Pakistan's prime minister has quashed speculation he would launch an offensive against the Pakistani Taliban, vowing that instead his government will pursue peace talks.
In an address to parliament on January 29, Nawaz Sharif named a four-member committee to facilitate the negotiations, while calling on the militants to observe a cease-fire.
He also condemned the Taliban for targeting security forces and civilians in recent months.
Sharif said he was making a "sincere effort to end the cruel game of fire and gunpowder in the country."
Sharif's speech came amid growing calls for a full-fledged military assault against militants.
On January 27, Sharif chaired a meeting with lawmakers from his party, who called for a military offensive.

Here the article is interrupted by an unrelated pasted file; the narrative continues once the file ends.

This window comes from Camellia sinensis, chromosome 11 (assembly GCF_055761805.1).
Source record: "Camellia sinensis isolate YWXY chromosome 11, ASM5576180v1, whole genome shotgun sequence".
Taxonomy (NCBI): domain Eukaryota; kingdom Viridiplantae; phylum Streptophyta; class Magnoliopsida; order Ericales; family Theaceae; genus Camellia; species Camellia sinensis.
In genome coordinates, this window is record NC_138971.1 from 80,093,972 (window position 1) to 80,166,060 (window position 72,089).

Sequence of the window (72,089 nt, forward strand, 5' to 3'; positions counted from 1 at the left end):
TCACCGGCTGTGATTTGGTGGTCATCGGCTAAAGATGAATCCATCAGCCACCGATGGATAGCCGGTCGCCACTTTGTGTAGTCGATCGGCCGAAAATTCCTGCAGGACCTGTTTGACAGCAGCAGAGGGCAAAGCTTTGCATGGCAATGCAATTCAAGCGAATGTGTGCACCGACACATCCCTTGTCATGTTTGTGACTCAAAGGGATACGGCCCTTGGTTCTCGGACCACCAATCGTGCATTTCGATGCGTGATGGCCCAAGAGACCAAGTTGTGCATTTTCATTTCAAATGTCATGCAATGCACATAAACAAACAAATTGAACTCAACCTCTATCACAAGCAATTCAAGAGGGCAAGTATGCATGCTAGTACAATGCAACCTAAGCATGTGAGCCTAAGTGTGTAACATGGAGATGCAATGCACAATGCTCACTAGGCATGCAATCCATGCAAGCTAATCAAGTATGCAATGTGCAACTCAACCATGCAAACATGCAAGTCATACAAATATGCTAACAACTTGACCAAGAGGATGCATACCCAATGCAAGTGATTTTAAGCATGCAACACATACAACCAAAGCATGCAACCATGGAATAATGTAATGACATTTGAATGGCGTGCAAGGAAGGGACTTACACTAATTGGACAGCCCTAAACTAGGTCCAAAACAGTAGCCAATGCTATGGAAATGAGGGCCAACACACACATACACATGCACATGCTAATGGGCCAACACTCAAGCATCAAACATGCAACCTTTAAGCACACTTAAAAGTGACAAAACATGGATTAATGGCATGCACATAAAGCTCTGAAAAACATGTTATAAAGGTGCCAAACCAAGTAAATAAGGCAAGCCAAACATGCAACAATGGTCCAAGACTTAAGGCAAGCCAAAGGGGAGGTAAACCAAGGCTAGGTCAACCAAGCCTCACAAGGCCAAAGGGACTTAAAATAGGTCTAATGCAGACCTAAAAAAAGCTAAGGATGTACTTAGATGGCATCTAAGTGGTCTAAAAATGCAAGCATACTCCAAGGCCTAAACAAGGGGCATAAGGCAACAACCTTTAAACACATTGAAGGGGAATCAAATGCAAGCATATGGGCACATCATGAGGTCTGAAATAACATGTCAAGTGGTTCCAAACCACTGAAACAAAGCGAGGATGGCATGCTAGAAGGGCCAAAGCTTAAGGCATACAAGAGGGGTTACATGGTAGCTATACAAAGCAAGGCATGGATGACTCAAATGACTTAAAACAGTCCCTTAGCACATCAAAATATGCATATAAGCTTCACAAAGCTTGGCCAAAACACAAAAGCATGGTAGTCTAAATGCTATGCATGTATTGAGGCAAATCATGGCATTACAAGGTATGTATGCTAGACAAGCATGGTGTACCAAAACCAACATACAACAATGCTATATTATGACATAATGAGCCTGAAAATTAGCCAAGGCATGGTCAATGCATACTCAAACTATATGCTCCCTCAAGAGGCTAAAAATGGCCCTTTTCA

Meanwhile, the Pakistani Taliban has continued its attacks.
Three members of the security forces were killed in separate attacks in the southern city of Karachi, for which a Pakistani Taliban spokesman claimed responsibility.
In the first attack, assailants threw a grenade at a vehicle carrying paramilitary troops, killing one of them. Minutes later, a roadside bomb in the same area wounded three security personnel.
In another, later attack, a suicide bomber blew himself up outside the paramilitary Rangers headquarters, killing at least one Ranger and a security guard.
Karachi, a city of 18 million people, has been plagued by ethnic, sectarian, and political violence for years.
Based on reporting by AFP and AP